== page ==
Meaning “land of the people,” Thailand is a truly wonderful, friendly, and beautiful country. Thai people are often happy and helpful, earning the country the motto “land of smiles.” My experience here has solidified everything I read prior to my trip and has been very positive. I researched quite a bit and feared I may struggle to know how to behave, what to say, and more importantly, what to do and what not to do. Much of Asian culture deals with physical gestures and showing respect. Below, you can read all about the Thai way of life and you will see that it is all very positive, and I promise it is easy to pick up!
Greetings and Showing Respect:
Wai - While Westerners are accustomed to wave for a greeting, the customary gesture in Thailand is a wai. A wai is a small bow with your hands pressed together and you will give and receive them all the time! They understand if foreigners do not execute it perfectly, but it is most respectful to try. It is used to say both hello and goodbye, as well as please and sorry. You can follow these levels of bowing:
-Buddha and monks: thumbs between eyebrows with a bow
-Older people and superiors: thumbs at nose with a bow
-Same age or status: thumbs at chin with a bow
-Subordinates / younger people: a smile or nod works in response to their
wai; you do not have to wai first.
Smile - A smile here goes a long way! I have definitely noticed a change in someone’s look at me before and after I present a smile. Often, locals will stare at foreigners because they are curious, but their expression might be blank and they do not realize they are staring. I give a big Thai smile and it is always returned! In fact, it brightens their day. It’s the easiest way to start off a transaction on the right foot and appear respectful.
Attitude and Manners:
Mai pen rai - The most popular phrase here is “Mai pen rai” which directly translates to “I don’t care” but stands for something closer to “hakuna matata” “no worries.” Thais say it all the time! Any time there is a problem, confusion, misunderstanding, or even an accident (spill, bump into someone, etc), “mai pen rai” is always used. They use it for “don’t worry about it,” “no problem” and “you're welcome,” so you can see they are very laid back people.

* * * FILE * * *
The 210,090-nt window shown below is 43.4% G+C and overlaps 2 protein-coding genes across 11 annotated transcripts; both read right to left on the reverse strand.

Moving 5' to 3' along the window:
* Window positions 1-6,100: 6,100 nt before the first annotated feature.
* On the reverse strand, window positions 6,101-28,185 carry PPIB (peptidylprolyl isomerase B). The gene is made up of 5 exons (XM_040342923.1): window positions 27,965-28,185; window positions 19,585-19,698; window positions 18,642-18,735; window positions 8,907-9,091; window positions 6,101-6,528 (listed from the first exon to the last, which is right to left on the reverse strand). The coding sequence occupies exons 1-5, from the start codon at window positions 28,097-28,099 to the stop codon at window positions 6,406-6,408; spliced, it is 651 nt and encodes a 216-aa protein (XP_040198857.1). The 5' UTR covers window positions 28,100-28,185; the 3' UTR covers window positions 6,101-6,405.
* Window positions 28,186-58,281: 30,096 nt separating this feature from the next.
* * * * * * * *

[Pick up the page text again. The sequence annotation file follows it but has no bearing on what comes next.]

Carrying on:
Saving Face - This is a big point of difference than my life in New York City. Thai people are all about “saving face,” which is not outwardly showing negative emotions. They are non-confrontational and calm. It is considered impolite and disrespectful to display anger, so if anything is going wrong with a transaction, a meal, or otherwise, you have to try to stay calm and communicate clearly, or abandon the issue. Arguing and showing frustration just doesn’t happen. It’s amazing! Honestly, it really helps you to become more laid back!
In general - Another good way to present yourself respectfully is to dress respectfully. Though it is very hot in this country, exposing your shoulders and knees is considered disrespectful and risque. It’s best to wear a shirt with short sleeve and capri pants or long skirt. Men can wear shorts that fall just above the knee, but woman in short shorts will draw a lot of attention. Also, necklines must be higher to avoid any cleavage.
In mourning period - Currently Thailand is mourning the death of King Rama IX, who died last October. The mourning period is one year and requires stricter dress codes. Many people wear all black daily, with their shoulders and knees covered, no matter their job. Teachers, government officials, and other positions of high respect must always follow this. The mourning period will end October 29th.
In island towns and major cities - The main exception to these rules are on the islands and in the major cities, especially Bangkok. You can absolutely wear your “normal” clothes - tank tops, short shorts, rompers, sleeveless tops, etc. Thai people will dress that way as well unless they are working. Honestly, the less you wear, the more attention you will get. Sometimes it is better to not raise any eyebrows, in my opinion, but it is really nice to wear a bit less clothing in these areas.
In the temples - Dress codes are extremely strict at all of the religious locations like the Buddhist temples. Shoulders and knees must be covered, even men should wear their longest shorts. Sometimes women are turned away for wearing a shawl over a tank top. Be smart and pack an option of clothing for these visits, otherwise you will have to rent or buy a robe or skirt.